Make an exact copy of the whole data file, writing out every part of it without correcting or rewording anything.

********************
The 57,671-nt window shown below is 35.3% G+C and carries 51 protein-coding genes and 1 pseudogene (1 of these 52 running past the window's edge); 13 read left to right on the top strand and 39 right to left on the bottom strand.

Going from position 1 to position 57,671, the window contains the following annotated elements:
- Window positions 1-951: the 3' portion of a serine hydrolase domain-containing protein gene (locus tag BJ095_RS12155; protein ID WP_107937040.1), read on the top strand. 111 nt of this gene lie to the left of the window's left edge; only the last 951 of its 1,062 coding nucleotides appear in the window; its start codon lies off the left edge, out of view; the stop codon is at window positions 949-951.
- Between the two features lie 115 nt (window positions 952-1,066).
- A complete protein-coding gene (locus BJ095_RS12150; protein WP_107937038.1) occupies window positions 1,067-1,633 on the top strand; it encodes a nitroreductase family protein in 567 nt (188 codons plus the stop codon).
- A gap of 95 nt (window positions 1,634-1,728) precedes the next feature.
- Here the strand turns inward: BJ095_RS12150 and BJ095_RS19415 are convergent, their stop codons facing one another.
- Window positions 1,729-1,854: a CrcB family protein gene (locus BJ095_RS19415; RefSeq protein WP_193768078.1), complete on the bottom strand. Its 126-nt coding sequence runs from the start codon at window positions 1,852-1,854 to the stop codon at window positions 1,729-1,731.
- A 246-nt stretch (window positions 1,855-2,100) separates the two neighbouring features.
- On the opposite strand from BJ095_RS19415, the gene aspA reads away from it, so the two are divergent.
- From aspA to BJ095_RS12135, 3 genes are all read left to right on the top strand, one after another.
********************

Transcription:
The 57,671-nt window shown below is 35.3% G+C and carries 51 protein-coding genes and 1 pseudogene (1 of these 52 running past the window's edge); 13 read left to right on the top strand and 39 right to left on the bottom strand.

Going from position 1 to position 57,671, the window contains the following annotated elements:
- Window positions 1-951: the 3' portion of a serine hydrolase domain-containing protein gene (locus tag BJ095_RS12155; protein ID WP_107937040.1), read on the top strand. 111 nt of this gene lie to the left of the window's left edge; only the last 951 of its 1,062 coding nucleotides appear in the window; its start codon lies off the left edge, out of view; the stop codon is at window positions 949-951.
- Between the two features lie 115 nt (window positions 952-1,066).
- A complete protein-coding gene (locus BJ095_RS12150; protein WP_107937038.1) occupies window positions 1,067-1,633 on the top strand; it encodes a nitroreductase family protein in 567 nt (188 codons plus the stop codon).
- A gap of 95 nt (window positions 1,634-1,728) precedes the next feature.
- Here the strand turns inward: BJ095_RS12150 and BJ095_RS19415 are convergent, their stop codons facing one another.
- Window positions 1,729-1,854: a CrcB family protein gene (locus BJ095_RS19415; RefSeq protein WP_193768078.1), complete on the bottom strand. Its 126-nt coding sequence runs from the start codon at window positions 1,852-1,854 to the stop codon at window positions 1,729-1,731.
- A 246-nt stretch (window positions 1,855-2,100) separates the two neighbouring features.
- On the opposite strand from BJ095_RS19415, the gene aspA reads away from it, so the two are divergent.
- From aspA to BJ095_RS12135, 3 genes are all read left to right on the top strand, one after another.